by Britta Reque-Dragicevic
This first appeared in Britta’s blog, “Life After War” on June 30, 2016, and is republished with the author’s permission.
“I don’t deserve to be here.” “I don’t deserve to be happy.”
It comes from deep within, this sense of having violated the sanctity of Life as a warfighter. It’s very hard to feel that you are a good soul when you’ve killed people. Even harder, at times, when you couldn’t save people you loved from getting killed.
There’s no easy way through this pain. There are no words that fix it. It’s a hard fact of a warrior’s life. The spiritual calling of a warfighter is to be a death-bearer. To take life for the sake of protecting life. It is an ancient calling and necessary to humanity. And it’s one of the hardest roles in a lifetime to bear.
Most of you know that the physical act of killing isn’t all that difficult. It’s living with it afterward.
Many warfighters do not feel regret for having killed the enemy (a fact that civilians often cannot comprehend). While many do. But I don’t know a single warfighter who doesn’t feel regret for brothers and sisters lost, for not being able to save their own.
This combination of having taken life and having lost it sets you apart. In an excruciating place. The sense that you don’t deserve grace and that you deserve to be punished feels deeply ingrained. Almost, irrefutable. There is a sense that it is fact.
Your pain and wounds are recent. Mine are ancient warrior wounds. But the soul is timeless and so all of what you’ve ever experienced remains with you, lifetime after lifetime. I often feel as if grace and good things are for other people, not for me. It’s like I’m standing apart on a hill, watching other people receive their blessings, knowing very well inside me that I’m meant to be apart. This entire lifetime for me is about accepting grace for myself. And in truth, the life I have now IS very blessed and full of goodness. But the feeling inside is what I have to allow to be healed.
It’s not easy to do.
The soul knows the sanctity of life and when we violate that sanctity — even while it is our spiritual calling for a lifetime — we know it. Deep down in our core.
The fact of the matter is we do not deserve to be here. We do not deserve to be happy.
Deserve being the operative word. We can’t console our way out of this by trying to convince ourselves that we deserve it. Our souls know what we’ve done and we can never refute lived experience. The soul just won’t buy it.
What we have to move toward is accepting grace and to do that, we have to become grace to others. I’ll explain.
The dictionary describes grace as “unmerited Divine assistance.”
Grace is also about accepting the mystery of our humanity, the fact that we can’t see the big picture, the truth that extraordinary good sometimes comes through extraordinary bad events. Sometimes, the entire course of history is changed. For the better. It’s about allowing ourselves to be part of that big web of life, even when our role has been destructive.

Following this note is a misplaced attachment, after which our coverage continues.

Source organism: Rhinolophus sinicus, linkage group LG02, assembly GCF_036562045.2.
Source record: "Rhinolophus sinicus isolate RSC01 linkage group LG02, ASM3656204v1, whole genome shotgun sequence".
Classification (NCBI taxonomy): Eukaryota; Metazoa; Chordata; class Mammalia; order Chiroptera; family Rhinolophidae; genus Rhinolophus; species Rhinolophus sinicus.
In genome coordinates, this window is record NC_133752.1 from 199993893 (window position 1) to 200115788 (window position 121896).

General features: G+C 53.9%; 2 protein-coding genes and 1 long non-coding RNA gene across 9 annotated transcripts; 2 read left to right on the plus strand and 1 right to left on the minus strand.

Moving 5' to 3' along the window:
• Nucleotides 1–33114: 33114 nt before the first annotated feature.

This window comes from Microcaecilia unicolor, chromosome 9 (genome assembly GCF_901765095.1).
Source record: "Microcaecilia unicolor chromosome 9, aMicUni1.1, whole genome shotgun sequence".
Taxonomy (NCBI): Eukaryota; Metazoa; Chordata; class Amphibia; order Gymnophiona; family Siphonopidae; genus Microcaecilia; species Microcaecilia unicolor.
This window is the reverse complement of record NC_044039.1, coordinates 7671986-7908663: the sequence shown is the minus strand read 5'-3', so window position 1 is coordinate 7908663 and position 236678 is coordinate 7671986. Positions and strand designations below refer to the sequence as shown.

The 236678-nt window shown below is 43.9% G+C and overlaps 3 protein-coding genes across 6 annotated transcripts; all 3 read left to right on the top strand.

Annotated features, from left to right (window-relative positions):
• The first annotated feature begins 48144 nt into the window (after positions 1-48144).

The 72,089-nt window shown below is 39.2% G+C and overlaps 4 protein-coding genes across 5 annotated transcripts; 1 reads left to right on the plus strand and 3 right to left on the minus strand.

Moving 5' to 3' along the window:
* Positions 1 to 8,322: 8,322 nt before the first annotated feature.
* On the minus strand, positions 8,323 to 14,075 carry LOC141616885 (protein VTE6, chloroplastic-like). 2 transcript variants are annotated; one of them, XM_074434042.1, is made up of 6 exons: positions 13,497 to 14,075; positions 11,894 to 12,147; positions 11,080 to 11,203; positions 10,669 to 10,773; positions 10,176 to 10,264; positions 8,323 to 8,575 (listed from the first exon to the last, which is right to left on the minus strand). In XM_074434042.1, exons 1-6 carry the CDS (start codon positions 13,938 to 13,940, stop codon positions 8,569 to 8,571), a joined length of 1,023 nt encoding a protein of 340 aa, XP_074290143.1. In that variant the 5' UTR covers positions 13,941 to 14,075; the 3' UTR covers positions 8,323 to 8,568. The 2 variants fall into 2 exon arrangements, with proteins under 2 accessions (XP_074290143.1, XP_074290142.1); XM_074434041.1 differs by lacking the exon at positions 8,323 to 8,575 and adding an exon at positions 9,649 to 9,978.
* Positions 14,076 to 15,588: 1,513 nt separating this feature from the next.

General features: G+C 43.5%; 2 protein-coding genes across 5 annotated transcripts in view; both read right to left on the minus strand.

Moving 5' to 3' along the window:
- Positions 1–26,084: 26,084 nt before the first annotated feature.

We know that new life never emerges without death and destruction first. That’s not to gloss over the gravity of this pain or the truth that we’ve taken human life and have been powerless or disallowed from saving others’ lives.
We’re not sugarcoating anything here. These are hard, immutable facts that we’re up against.
But grace does exist. Our souls know it as innately as they know we deserve to be punished. We see grace every single day in the life and mystery of how love and blessings flow. The fact that you’re here reading this post right now is proof of grace.
And what was grace, again? Unmerited Divine assistance.
Grace led you here.
And it is by becoming grace to others — the instruments of unmerited Divine assistance — that we restore our souls.
You don’t have to believe in grace or feel it to begin.
When we cannot accept grace for ourselves and we know deep in our souls that we deserve to be punished, the best thing we can do is surrender our lives to the purpose of doing good now and in the future.
Become grace to others.
When we have taken life, and we’ve survived, the only way to restore our souls is by giving life back to humanity.
You can do this right now. You can’t undo what you’ve done, but you can choose what you will do now. Put your life into action to do good. Help others. Add back to life. Be unmerited divine assistance and you will see life flow back into your soul.
You are uniquely suited to do this. It doesn’t have to be big acts or reach lots of people. Start with those you see and interact with in your life today. Say something kind. Offer to listen. Help a neighbor with their yard. Refrain from criticizing. Simple things.
And remember, you give back to life because you owe life. Not because the people you impact deserve it. There’s no expectation here for them to thank you, to notice what you do, or to return the favor.
Become grace and your soul will receive grace.
This is your path of restoration. You make your life’s purpose now to be a source of grace to others. It doesn’t erase what you’ve done, but it does return you to Love and Life.